Best way to Quit Smoking

New research shows that the "heat-not-burn" cigarette, which is a new kind of cigarette, has some of the same cancer-causing chemicals as regular cigarettes. Read below to know the best way to quit smoking.

Smoke from traditional cigarettes and smoke from the new devices were both analysed for chemical constituents and nicotine by the researchers. Disposable tobacco sticks will be heated in the new gadgets, which will provide the flavour of tobacco without the smoke or ash.

"Heat-not-burn" cigarettes contain 84% of the nicotine found in regular cigarettes, according to a research in the journal JAMA Internal Medicine, which was published earlier this year. Tobacco smoke from heat-not-burn cigarettes also included carbon monoxide, volatile organic compounds, and polycyclic aromatic hydrocarbons (PAHs).

Researchers were surprised to find that heat-not-burn cigarettes "produced numerous of these substances in substantially larger proportions than typical cigarettes," according to the study's lead author, Dr. Reto Auer, who works at the University of Bern in Switzerland.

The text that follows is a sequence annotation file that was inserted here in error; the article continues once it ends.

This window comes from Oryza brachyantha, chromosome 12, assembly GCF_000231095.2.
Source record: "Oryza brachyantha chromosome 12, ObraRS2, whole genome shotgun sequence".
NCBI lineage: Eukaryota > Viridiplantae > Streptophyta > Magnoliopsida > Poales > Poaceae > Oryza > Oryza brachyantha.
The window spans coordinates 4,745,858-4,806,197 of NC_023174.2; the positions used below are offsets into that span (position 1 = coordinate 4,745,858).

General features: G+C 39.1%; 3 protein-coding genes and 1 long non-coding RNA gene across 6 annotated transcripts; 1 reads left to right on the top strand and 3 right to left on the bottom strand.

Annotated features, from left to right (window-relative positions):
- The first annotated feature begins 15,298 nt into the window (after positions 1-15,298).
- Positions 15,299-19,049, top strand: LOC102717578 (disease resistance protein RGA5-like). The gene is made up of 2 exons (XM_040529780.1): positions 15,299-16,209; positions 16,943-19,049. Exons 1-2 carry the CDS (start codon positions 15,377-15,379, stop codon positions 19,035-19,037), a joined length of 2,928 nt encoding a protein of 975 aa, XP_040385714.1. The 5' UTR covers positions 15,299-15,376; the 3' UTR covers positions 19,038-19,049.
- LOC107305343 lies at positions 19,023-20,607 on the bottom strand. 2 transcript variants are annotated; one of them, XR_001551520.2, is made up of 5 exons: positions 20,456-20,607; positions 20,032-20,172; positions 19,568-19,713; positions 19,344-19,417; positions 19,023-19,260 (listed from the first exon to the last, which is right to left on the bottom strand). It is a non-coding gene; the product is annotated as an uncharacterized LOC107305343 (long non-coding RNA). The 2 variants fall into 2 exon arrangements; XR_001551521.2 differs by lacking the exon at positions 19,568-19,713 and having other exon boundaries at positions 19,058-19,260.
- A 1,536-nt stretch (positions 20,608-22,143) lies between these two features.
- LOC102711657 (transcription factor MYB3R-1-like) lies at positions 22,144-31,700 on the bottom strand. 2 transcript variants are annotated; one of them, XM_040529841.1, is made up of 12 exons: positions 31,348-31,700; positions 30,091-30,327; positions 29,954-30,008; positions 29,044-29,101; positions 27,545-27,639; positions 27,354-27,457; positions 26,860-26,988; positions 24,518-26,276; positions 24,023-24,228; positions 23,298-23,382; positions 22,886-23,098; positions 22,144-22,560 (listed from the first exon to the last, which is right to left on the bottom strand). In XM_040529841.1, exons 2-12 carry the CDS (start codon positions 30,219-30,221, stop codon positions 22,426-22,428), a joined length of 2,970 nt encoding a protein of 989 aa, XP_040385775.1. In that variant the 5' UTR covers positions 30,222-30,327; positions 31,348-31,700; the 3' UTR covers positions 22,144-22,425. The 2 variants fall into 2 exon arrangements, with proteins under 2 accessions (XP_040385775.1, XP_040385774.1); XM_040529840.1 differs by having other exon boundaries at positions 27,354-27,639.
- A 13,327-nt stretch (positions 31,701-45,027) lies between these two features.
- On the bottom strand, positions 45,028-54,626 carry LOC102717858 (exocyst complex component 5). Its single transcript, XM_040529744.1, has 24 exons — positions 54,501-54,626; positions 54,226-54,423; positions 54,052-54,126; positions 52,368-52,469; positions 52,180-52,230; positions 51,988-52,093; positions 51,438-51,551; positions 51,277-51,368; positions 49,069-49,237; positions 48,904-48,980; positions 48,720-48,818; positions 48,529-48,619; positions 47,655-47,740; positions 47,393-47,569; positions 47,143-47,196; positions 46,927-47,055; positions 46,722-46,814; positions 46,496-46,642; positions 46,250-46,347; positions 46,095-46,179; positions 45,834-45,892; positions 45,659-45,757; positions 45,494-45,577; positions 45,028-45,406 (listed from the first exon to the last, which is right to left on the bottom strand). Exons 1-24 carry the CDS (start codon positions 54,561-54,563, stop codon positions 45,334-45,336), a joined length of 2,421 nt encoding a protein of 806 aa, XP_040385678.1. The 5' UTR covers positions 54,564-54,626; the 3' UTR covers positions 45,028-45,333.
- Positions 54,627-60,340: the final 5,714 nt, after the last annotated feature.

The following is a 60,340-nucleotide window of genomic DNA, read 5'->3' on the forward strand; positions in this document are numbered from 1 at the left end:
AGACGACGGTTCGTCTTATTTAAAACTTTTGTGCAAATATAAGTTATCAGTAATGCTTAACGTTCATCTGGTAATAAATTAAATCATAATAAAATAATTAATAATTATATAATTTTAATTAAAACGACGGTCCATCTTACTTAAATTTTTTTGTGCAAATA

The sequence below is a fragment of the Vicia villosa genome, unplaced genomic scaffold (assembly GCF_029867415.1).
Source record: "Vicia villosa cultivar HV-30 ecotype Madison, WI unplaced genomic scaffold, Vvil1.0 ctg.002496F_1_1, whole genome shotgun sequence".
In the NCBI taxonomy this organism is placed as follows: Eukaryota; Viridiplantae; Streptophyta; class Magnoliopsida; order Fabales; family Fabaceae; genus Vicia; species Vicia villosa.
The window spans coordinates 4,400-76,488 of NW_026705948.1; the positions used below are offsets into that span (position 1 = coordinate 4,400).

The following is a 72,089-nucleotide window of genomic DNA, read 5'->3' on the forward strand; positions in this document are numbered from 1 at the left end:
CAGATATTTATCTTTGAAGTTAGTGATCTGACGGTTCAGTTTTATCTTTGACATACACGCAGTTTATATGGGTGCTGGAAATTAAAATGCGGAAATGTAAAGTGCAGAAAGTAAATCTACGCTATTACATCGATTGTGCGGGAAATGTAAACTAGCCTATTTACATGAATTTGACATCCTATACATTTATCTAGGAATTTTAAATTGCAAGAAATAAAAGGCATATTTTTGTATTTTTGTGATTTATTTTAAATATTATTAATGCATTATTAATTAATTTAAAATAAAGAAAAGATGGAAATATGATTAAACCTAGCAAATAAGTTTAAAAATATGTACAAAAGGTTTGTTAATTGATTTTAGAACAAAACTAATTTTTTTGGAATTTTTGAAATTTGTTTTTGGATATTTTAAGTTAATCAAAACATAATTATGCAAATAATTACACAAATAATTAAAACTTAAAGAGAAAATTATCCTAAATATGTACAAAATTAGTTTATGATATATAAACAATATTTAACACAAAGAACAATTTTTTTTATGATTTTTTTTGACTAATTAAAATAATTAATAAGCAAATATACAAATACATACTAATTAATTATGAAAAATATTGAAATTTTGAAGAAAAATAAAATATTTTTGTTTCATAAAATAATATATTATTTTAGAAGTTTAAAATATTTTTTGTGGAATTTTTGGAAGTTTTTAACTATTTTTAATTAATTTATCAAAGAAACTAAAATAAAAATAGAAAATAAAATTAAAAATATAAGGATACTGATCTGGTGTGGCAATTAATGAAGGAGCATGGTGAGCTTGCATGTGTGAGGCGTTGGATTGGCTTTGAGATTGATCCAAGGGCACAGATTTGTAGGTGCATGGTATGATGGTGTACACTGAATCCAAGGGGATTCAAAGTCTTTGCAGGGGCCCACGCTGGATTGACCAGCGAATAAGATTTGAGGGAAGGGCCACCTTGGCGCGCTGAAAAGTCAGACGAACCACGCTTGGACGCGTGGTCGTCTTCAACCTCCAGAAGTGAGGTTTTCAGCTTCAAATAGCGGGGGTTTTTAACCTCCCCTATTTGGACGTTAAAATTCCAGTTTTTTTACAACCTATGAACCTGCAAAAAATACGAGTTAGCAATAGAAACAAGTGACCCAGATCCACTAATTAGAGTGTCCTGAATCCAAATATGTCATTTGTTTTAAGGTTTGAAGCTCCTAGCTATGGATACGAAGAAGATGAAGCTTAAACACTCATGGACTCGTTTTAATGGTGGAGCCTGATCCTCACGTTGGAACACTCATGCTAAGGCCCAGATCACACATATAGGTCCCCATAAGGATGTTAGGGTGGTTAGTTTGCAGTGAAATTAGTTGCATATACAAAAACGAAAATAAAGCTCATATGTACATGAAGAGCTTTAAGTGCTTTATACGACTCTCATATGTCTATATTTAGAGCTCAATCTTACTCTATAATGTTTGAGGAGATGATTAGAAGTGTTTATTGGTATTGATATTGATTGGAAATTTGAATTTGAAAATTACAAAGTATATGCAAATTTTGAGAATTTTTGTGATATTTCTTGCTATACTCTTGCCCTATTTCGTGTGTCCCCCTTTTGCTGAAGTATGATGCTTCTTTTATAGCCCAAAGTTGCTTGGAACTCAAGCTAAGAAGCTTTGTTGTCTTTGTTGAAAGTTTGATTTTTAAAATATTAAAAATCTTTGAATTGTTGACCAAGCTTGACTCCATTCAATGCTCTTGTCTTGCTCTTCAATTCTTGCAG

Research conducted by Auer and colleagues used a smoking equipment designed to collect vapours from both conventional and alternative tobacco devices, including Lucky Strike Blue Lights. They set out to compare the amount of chemicals emitted by heat-not-burn cigarettes to those released by ordinary cigarettes.

There was an investigation into what was included in Philip Morris International's IQOS (I Quit Ordinary Smoking) product. Tobacco products such as regular Marlboro HeatSticks and Heets were also included in the kit.

Despite the fact that further study is needed to determine the long-term health effects of smoking heat-not-burn cigarettes, Auer believes that people should be banned from using them until more is known about their long-term ramifications.

Tobacco heating devices should be subject to the same indoor smoking rules as regular cigarettes, say the authors based on their findings and study. Bystanders would be shielded from breathing the toxic gases.

An editor's comment sent by Dr. Mitchell Katz, deputy editor of JAMA Internal Medicine, said that new tobacco products might jeopardise progress in the fight against second-hand smoking damage. This is because, as noted in the editor's note, current restrictions may not apply to heat-not-burn cigarettes.